For more than 15 years, photojournalist Joshua Lott has traversed the ever-changing landscape of American news, covering some of the most important events of our time.
Lott's passion for photojournalism and social justice began in Rogers Park, one of Chicago's most ethnically and culturally diverse communities. His formative years were enriched by the city's tumultuous history and his own experiences with the Chicago Police Department and Cook County Sheriff's Office. These stories grew a deep determination to document inequality and racial injustice through the lens of a camera.
In the lead-up to the 2008 presidential election, he followed candidates in Iowa, South Carolina, Florida, and Wisconsin.
After President Barack Obama was elected, Lott based himself in Phoenix, where he covered the historic immigration marches and the protests against Arizona's immigration law S.B. 1070.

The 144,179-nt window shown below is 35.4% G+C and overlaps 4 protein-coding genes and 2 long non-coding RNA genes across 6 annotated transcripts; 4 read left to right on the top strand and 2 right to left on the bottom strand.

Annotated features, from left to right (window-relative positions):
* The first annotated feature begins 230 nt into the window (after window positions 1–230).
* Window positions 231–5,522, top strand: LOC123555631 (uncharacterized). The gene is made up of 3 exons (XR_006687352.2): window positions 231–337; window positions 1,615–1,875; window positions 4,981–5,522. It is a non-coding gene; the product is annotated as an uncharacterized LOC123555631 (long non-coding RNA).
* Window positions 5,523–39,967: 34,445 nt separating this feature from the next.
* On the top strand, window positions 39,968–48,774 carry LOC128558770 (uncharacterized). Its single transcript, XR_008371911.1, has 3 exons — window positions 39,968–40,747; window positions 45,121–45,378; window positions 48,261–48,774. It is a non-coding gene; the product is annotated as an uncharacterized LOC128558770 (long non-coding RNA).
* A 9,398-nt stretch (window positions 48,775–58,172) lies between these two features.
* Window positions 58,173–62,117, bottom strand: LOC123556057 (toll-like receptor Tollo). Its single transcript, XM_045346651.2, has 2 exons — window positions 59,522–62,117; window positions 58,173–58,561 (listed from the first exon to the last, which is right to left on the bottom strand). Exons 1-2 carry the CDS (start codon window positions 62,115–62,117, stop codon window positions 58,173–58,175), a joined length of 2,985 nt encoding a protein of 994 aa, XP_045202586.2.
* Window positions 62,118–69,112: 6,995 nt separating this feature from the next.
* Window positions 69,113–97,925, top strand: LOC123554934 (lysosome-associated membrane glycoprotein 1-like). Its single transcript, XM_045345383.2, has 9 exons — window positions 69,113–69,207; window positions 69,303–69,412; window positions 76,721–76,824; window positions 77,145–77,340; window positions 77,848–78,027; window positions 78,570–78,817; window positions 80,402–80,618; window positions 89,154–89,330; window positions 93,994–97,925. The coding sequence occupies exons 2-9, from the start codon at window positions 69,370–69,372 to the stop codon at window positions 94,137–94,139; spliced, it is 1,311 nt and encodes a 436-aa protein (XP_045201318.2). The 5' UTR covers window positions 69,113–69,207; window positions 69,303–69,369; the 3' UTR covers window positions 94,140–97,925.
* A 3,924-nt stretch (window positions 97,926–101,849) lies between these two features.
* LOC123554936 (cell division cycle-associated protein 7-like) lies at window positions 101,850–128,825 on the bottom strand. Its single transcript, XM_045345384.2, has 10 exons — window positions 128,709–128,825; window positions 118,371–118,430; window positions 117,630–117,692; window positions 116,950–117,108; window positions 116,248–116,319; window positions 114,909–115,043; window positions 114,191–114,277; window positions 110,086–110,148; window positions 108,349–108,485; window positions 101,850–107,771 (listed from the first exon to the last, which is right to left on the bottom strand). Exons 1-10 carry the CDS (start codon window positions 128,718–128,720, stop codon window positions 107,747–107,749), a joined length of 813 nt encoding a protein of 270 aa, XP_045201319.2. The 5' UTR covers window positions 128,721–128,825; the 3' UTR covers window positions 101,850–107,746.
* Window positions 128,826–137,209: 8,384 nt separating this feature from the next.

As the nation turned its attention to Detroit in the wake of bankruptcy, Lott spent a year covering Motor City's fiscal crises, documenting the intersections of race, class, and loss.
Since 2014, Lott has followed the story of American uprisings against police violence. He covered the fallout after Michael Brown was killed by a police officer in Ferguson, Mo., then when Laquan McDonald was killed in Chicago by the CPD, and when Philando Castile was killed in St. Paul, Minn., during a traffic stop. He was dispatched to Minneapolis after George Floyd was killed by police there and continued to cover the summer of protest in Houston; Louisville; Kenosha, Wis.; and Portland, Ore.
Lott is a staff photojournalist for The Washington Post and a part of the Race and Identity team. Before joining The Post, he was a regular contributor to The New York Times, Reuters, Getty Images, The Guardian, The Wall Street Journal, Agence France-Presse, The Marshall Project, Bloomberg, and The Washington Post. His work has been featured in publications around the world.